By Peter Weddle, CEO TAtech
Some of you may remember a 1969 ballad by Three Dog Night. Called “One is the Loneliest Number,” it climbed to the fifth spot on the Billboard chart, its popularity driven by both the melody and the truth of its lyrics. Today, there’s a similar and equally important truism, at least in the world of business. It’s that “One is the hardest number,” when it comes to achieving market success.
NOTE: Don’t miss the TAtech Leadership Summit on Recruitment Marketing, to be held in Boston on April 25-26. It offers innovative ideas and proven practices for tailoring recruitment marketing to meet the challenges of a tight talent market.
It’s the natural order of things to want to go it alone, especially in a young industry that’s still dominated by hardy entrepreneurs. They’re convinced that there’s no need to coordinate with another party or to share the profits. Independence is their oxygen and it’s served them well … or, at least it has.
In its earliest days, the industry had few products – mostly job boards and ATS – and almost all were sold as stand-alone capabilities. Of course, they needed to work together once they were purchased by the customer, but they seldom joined forces in advance to be marketed as one integrated solution.
That separatist approach began to lose market traction after the Great Recession. Venture and private equity funds flooded into the talent technology space, creating a wide range of new talent acquisition solutions. Recruiting teams wanted access to these new products, but most remained underfunded and understaffed. To compensate, they began to focus their investments on those companies that could deliver a range of capabilities and the price differential of a single supplier.
Most solution providers recognized that they had to adjust to this shift in customer sentiment if they expected to survive and grow. Those with deep pockets bought other solution providers and integrated them into their offering. In just the last year or so, for example, SmartRecruiters bought jobpal and Attrax; Outmatch snapped up Harver; Recruitics acquired Reverse Delta; Paradox purchased Traitify; Criteria bought Alcami; and Phenom picked up TalentCube. Mergers and acquisitions didn’t exactly become the norm, but they were no longer the exception that proved the rule.
Other companies in the industry were left with only two choices. They could ignore customers’ growing interest in multifaceted capabilities and soldier on as point solutions. Going it alone, however, has had mixed success and, more often than not, provided ample proof that one is, indeed, the hardest number. And, now there’s another complication. More and more employers are struggling to integrate disparate solutions into a high performing whole in the tech stack, leaving them unable to achieve their target KPIs or an adequate return on their investment.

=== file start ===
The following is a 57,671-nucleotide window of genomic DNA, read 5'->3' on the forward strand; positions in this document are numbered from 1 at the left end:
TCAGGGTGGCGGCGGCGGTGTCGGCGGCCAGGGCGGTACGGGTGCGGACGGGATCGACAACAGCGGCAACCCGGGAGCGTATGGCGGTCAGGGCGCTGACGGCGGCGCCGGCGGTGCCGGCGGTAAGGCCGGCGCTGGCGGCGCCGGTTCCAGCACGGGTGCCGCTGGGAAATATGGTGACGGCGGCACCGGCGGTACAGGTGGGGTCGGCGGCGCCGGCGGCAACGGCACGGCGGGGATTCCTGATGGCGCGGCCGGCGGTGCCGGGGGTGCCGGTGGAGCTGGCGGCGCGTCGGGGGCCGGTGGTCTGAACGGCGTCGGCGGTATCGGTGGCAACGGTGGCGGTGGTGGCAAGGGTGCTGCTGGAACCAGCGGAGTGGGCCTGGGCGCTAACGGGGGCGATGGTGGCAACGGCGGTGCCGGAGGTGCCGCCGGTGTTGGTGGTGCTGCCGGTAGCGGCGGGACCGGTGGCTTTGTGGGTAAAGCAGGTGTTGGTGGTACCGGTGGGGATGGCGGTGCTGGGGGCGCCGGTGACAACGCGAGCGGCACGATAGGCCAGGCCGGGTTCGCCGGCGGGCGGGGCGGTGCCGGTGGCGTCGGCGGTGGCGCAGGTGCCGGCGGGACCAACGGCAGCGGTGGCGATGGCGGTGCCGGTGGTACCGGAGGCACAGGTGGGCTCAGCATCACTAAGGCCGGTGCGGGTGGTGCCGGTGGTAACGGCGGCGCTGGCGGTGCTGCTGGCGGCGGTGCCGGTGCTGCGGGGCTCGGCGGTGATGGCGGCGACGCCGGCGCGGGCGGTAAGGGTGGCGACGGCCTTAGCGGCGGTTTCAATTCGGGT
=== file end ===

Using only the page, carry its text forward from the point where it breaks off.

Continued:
The only alternative – and the other choice – is to move aggressively to establish partnerships and alliances with other solution providers. That strategy has provided a far less costly but effective way of addressing customers’ interest in more comprehensive solutions. For example, during the same period all those acquisitions were occurring, Job.com partnered with Triller; Clinch/PageUp partnered with Hiretual (now hireEZ); Greenhouse partnered with Circa; Cappfinity partnered with Codility; ZipRecruiter partnered with Comparably; and Appcast expanded its partnership with iCIMS.
But, here’s the rub. It can be extremely inefficient and unproductive to identify, meet with and vet prospective partners one-at-a-time. Even with the pandemic, the process often involved considerable travel and, despite numerous upfront Zoom calls, provided no guarantee of a meaningful return – a partnership that produced business opportunity – on that investment of energy and effort.
There is, however, an alternative – and much more economical – way for companies to prospect for new partners and reinforce their relationships with current partners. It’s called the TAtech Deal Center, a meeting place specifically designed to facilitate face-to-face B2B introductions and dialogue, all in one place and all at one time. Now in its eighth year, the Deal Center has produced dozens of partnerships as well as a significant number of mergers and acquisitions. It is a kind of “partnering floor” for talent technology companies.
The next TAtech Deal Center will take place during TAtech North America & The World Job Board Forum on May 31-June2, 2022 at the AT&T Conference Center adjacent to the University of Texas in Austin. It is an unique opportunity to get past the hardest number and assemble a multifaceted talent acquisition capability that will meet the needs of today’s employers.
Food for Thought,
Peter Weddle is the author or editor of over two dozen books and a former columnist for The Wall Street Journal. He is also the founder and CEO of TAtech: The Association for Talent Acquisition Solutions. You can download his latest book – The Neonaissance – for free at OneStoryforAll.com. And, if you don't have time to read the entire book, just download a short excerpt of his inspiring message.